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Center forDigital Humanities


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About

Join Us

We are always looking for talented students to join the Center for Digital Humanities to help develop the next generation of digital research and scholarship. We're committed to providing you with real world expereince outside of the classroom to help you succeed beyond the world of academia. Whether you're a programmer, an art historian, a designer, a data analyst, or just looking for new ways to make innovative technology say something new, we want you. 

Student Success Stories

 What some of our graduates have to say about working with us.

Rachel Mann, English Ph.D. ‘19

“My four years at the CDH provided me with indispensable opportunities that would have been difficult to find outside of the Center. In addition to collaborating with others on exciting, large-scale digital projects, my work at the CDH enabled me to develop and put into practice new technological skills, from TEI to text analytics, which have subsequently enhanced and shaped my own scholarship and research interests.”

George Clayton, CIS '18

 I truly think the CDH is a big reason why I was offered my position at TIAA. The work and coding experience offered at CDH was a huge help in me growing as a coder and definitely gave me a step up when entering the workforce.

Ming Wong, CS '18

Working as a programmer for the Center for Digital Humanities proves to be one of my best decisions. It was my first time to delve into full-stack web development through both the Republic of Literature and First Year English Projects. I had not only gained practical programming experience, but also improved my communication skills within a team environment. I am always thankful for CDH to provide me such a solid foundation to my software developer career.

Victor Reynolds, CS ‘17

“My experience at the Center for Digital Humanities afforded me a wide range of opportunities. I improved not only my software development skills, but also my communication and management skills. I was empowered to plan and implement projects such as Romantic Era Lyrics and the Carlyle Letters Online collaboratively with their respective directors. My input was valued much more than I think it would have been at any other software development position open to me at that time. Thanks to my time at the Center for Digital Humanities, I was well-prepared to begin my career as a software engineer in Silicon Valley.”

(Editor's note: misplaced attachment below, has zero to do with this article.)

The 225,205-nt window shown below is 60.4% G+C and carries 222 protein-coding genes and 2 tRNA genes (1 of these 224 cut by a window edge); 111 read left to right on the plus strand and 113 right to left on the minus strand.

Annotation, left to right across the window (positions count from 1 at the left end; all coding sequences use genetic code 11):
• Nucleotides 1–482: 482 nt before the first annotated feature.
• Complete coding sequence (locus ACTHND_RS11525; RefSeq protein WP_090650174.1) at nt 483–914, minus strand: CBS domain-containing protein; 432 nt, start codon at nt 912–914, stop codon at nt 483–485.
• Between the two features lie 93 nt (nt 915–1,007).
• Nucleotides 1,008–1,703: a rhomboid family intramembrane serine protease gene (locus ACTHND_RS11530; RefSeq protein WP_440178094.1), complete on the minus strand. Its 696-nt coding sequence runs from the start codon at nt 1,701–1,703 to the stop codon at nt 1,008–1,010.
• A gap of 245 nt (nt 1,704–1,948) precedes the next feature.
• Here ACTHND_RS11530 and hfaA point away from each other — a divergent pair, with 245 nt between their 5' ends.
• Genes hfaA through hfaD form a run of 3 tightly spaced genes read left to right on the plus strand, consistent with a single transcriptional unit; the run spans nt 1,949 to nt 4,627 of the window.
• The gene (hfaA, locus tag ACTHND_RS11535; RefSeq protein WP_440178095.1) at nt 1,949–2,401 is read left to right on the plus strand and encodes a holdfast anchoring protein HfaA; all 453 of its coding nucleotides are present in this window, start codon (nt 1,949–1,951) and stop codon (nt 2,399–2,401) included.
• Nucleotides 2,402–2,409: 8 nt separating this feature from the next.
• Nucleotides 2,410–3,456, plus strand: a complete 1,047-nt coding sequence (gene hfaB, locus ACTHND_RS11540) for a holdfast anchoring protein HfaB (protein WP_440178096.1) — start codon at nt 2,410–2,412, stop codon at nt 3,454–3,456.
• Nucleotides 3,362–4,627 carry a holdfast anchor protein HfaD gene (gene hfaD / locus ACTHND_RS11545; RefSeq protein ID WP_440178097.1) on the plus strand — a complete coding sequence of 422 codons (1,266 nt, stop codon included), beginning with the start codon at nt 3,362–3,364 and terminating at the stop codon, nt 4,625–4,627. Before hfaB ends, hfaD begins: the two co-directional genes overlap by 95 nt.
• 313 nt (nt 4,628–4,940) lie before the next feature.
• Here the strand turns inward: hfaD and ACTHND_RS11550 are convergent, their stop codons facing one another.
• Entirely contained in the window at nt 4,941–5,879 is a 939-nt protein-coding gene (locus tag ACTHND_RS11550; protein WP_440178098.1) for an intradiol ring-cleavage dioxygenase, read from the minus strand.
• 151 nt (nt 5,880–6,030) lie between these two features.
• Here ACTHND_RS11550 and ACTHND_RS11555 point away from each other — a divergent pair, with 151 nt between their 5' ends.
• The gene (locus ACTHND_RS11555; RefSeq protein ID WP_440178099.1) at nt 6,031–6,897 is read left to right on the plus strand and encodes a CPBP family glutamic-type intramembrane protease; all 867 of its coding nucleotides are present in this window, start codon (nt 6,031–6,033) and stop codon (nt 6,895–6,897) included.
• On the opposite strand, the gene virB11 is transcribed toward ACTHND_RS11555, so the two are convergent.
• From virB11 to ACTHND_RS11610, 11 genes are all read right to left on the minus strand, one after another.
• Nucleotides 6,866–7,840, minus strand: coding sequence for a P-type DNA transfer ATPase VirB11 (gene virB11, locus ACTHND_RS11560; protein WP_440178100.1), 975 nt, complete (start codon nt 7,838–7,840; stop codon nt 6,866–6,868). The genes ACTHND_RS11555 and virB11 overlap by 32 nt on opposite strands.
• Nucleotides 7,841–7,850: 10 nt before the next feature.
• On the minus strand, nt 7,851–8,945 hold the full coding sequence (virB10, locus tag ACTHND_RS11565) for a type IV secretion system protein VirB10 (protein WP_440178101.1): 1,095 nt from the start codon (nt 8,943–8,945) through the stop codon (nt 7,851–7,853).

Julia Strout, CS ‘17

“Working at the CDH during my undergraduate degree gave me the hands on practical development skills that I found missing in a lot of my coursework while also introducing me to the research environment. I learned how to work with other developers, how to communicate with clients, and take ownership of and responsibility for my work. I consider it to be one of the most valuable experiences of my undergraduate career, and believe it was a large factor in helping me continue on to pursue a graduate degree in computer science.”

Richard Abercrombie, CS ‘15

“Working at the Center for Digital Humanities was an amazing experience. I was able to work with new technology and gain full-stack software development experience while creating real-world applications.  In addition to the technical skills learned while at CDH, I was also able to gain experience working directly with clients and planning projects from the ground up.  This gave me a valuable upper hand both when applying for jobs after graduating as well as beginning my career in software development.”

Jason Drain, CS ‘18

“The CDH facilitated my employment as a programmer working on a year-long project with the South Carolina Institute of Archaeology and Anthropology; a truly unique and valuable experience. I have always been fascinated by the intersection of the humanities and technology, and the CDH allowed me to experience this first hand while building my software development skills.”

Molly Carlson, CIS ‘18

“The Handheld Art and Lone Woman projects both assisted me greatly in my major of Computer Information Systems, a field that was still relatively intimidating. While Handheld Art first introduced me to reinventing websites to accommodate additional metadata, Lone Woman gave me the skills to work with Data Visualizations, and the tools to create them.”